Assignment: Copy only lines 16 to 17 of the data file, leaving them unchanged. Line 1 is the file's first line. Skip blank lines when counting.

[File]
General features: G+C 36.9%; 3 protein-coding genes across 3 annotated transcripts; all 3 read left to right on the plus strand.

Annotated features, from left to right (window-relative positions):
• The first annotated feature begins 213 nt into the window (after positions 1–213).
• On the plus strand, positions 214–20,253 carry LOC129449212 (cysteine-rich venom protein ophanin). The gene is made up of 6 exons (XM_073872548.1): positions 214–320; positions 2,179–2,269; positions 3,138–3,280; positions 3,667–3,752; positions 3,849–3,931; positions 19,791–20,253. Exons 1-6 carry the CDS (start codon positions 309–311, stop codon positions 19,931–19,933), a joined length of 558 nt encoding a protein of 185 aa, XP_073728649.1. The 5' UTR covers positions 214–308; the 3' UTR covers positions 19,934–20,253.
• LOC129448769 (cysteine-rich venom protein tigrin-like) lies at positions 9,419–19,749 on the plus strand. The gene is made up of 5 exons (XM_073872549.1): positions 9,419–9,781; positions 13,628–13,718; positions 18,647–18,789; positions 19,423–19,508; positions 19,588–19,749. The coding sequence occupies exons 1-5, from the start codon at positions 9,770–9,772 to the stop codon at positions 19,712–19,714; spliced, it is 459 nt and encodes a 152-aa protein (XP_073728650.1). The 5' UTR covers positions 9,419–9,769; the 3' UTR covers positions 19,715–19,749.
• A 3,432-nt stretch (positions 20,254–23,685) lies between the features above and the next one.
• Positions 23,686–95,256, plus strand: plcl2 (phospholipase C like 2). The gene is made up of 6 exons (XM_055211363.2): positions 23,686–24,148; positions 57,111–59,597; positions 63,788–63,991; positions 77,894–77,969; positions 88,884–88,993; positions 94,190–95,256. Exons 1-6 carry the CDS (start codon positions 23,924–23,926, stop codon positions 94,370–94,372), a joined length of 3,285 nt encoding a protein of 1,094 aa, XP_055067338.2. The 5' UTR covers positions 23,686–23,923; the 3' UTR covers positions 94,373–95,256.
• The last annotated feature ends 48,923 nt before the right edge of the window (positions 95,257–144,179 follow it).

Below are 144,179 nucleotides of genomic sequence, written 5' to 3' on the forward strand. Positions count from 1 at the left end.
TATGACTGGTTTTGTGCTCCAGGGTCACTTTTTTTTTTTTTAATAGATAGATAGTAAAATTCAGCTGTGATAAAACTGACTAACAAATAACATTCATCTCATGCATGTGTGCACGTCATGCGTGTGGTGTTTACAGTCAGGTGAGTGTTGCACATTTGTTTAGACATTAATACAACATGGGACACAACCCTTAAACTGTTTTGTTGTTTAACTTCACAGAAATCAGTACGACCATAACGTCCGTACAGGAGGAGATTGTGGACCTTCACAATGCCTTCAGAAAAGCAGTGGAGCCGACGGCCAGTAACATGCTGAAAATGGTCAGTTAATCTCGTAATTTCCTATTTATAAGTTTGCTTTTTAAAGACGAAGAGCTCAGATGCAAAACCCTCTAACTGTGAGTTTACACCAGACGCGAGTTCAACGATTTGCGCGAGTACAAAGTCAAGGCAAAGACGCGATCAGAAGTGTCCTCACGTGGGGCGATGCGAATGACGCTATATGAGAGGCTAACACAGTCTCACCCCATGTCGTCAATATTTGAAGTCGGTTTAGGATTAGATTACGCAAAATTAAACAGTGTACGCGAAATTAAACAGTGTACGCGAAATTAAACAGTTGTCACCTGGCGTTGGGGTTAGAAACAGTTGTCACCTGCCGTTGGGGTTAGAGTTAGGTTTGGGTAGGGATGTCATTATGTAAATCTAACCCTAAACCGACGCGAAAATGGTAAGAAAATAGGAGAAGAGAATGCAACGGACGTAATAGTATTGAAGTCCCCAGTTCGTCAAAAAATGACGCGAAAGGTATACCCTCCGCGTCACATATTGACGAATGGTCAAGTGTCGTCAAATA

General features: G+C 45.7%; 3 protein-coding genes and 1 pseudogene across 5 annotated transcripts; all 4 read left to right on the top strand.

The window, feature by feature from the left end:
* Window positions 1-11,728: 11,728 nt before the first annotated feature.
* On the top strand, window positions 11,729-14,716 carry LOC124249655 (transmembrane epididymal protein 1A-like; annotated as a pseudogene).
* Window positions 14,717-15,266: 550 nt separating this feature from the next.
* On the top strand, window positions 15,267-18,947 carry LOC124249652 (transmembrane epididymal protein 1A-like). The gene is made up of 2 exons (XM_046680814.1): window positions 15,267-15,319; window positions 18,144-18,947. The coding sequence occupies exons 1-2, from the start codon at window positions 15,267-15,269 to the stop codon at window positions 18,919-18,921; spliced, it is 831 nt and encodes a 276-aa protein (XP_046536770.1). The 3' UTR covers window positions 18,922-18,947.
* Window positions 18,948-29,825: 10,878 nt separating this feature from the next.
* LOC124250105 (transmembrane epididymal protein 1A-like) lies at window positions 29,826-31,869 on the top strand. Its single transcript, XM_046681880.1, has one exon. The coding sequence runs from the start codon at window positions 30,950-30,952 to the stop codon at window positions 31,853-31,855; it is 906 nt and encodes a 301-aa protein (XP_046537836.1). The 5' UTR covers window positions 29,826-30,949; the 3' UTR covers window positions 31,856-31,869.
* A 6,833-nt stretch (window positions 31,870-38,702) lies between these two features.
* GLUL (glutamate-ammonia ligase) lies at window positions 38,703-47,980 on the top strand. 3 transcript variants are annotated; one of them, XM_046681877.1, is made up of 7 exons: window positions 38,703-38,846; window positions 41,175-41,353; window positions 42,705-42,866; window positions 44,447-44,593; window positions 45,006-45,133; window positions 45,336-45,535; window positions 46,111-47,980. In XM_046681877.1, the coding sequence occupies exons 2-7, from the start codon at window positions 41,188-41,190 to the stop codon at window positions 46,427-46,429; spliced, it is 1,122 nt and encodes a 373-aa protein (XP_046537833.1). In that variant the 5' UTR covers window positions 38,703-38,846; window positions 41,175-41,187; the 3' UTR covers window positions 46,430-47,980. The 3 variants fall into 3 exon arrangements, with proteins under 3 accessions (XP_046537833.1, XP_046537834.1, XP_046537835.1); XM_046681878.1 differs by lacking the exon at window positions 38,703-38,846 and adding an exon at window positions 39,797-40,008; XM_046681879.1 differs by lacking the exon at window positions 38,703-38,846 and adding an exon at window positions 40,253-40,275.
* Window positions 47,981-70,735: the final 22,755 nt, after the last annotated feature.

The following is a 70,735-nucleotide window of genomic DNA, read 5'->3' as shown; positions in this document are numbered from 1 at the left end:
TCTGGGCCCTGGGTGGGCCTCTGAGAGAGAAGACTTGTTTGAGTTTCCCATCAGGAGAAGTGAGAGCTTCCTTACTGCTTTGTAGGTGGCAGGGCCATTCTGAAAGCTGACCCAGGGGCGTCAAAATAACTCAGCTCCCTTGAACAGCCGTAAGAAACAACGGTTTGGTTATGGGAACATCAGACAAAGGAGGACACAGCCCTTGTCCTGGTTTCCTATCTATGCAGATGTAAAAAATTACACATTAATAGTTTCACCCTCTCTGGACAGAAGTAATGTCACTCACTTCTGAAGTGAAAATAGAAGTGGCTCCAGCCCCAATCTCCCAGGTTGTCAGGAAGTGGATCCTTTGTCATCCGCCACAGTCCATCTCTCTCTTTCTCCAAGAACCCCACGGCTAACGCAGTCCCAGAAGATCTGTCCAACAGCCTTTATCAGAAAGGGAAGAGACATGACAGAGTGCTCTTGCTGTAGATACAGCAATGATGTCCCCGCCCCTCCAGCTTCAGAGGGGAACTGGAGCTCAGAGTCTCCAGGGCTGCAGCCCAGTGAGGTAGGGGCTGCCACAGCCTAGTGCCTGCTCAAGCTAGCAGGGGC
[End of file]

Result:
* On the top strand, window positions 15,267-18,947 carry LOC124249652 (transmembrane epididymal protein 1A-like). The gene is made up of 2 exons (XM_046680814.1): window positions 15,267-15,319; window positions 18,144-18,947. The coding sequence occupies exons 1-2, from the start codon at window positions 15,267-15,269 to the stop codon at window positions 18,919-18,921; spliced, it is 831 nt and encodes a 276-aa protein (XP_046536770.1). The 3' UTR covers window positions 18,922-18,947.
* Window positions 18,948-29,825: 10,878 nt separating this feature from the next.